Since the late 1970s, academics and corporate leaders have been the prime targets of an elusive serial bomber whom the FBI has dubbed the "Unabomber." Recently, in a development with potentially serious implications for the NIH scientific community, the Unabomber--whose explosive packages have killed three people and injured 23--has begun to direct his terrorist actions at researchers in the fields of computer science and genetics.
Two years ago, Charles Epstein, a geneticist at the University of California at San Francisco, and David Gelernter, a computer scientist at Yale University in New Haven, Conn., were seriously injured when they opened bombs mailed by the Unabomber. This year, on April 20, the same day the bomber sent a package bomb that killed a California timber industry lobbyist, threatening letters were mailed to two Nobel laureates--Phillip Sharp, a biology professor at the Massachusetts Institute of Technology in Cambridge, Mass., and Richard Roberts, research director at New England Biolabs in Beverly, Mass. Sharp and Roberts shared the 1993 Nobel Prize in medicine for their discovey that genes can be spread over several, separated DNA segments. In a letter sent to The New York Times at the same time, the Unabomber wrote, "We would not want anyone to think that we have any desire to hurt professors who study archaeology, history, literature, or harmless stuff like that. The people we are out to get are the scientists and engineers, especially in critical fields like computers and genetics. ..."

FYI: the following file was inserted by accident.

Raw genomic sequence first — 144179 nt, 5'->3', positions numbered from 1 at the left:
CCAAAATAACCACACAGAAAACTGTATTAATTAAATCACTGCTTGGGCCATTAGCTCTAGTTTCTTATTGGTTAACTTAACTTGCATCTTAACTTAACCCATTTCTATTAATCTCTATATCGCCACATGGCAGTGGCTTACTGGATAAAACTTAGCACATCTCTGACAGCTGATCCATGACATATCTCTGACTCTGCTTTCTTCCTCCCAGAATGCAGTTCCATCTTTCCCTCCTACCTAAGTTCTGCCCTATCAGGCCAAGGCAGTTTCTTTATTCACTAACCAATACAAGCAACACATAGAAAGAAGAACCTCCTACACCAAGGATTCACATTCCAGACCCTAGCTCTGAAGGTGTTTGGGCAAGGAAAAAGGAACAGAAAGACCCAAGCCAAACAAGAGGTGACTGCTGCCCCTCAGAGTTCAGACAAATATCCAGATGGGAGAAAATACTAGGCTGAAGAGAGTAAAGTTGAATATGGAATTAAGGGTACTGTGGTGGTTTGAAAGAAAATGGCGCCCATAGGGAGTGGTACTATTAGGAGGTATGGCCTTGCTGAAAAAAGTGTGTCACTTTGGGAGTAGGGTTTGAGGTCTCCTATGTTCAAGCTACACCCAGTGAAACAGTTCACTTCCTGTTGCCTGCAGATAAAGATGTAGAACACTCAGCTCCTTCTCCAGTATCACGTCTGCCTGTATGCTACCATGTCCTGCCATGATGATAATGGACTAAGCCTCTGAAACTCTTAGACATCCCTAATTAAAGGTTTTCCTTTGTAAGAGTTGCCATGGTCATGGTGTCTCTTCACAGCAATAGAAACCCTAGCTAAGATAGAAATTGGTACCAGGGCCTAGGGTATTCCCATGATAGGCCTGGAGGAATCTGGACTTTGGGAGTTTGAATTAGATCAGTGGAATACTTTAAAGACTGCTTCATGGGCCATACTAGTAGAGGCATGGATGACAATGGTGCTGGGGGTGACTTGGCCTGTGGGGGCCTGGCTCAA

The Unabomber's threats, coupled with the tragic April 19 bombing of the Oklahoma City federal building, prompted NIH's Division of Security Operations to sponsor two seminars on June 6 to discuss the proper handling of suspected letter or package bombs and bomb threats. Both seminars were conducted by Maryland's Deputy Fire Marshal Warren Gott, who is an expert bomb technician. Gott says that NIH scientists need to take more precautions than many other types of workers, not only because many scientists here are involved in the type of research targeted by the Unabomber, but because of the wide variety of packages and letters they receive from colleagues and suppliers every day. Researchers and lab staff should be alert to these possible signs that a letter or package may contain a bomb, says Gott: uneven or lopsided appearance, excessive or uneven weight, protruding wires, no return address, excessive tape, greasy black marks, odd smells, and unusual stiffness. Suspicious packages or letters should not be opened, Gott warns. Instead, isolate the package or letter and evacuate everyone from that area. Then, notify the police immediately. At the Bethesda campus, this is done by dialing 115 or 9-911. According to the NIH police, it is not uncommon for scientists to report suspected package and letter bombs. Fortunately, to date, no bombs have been found on the NIH campus.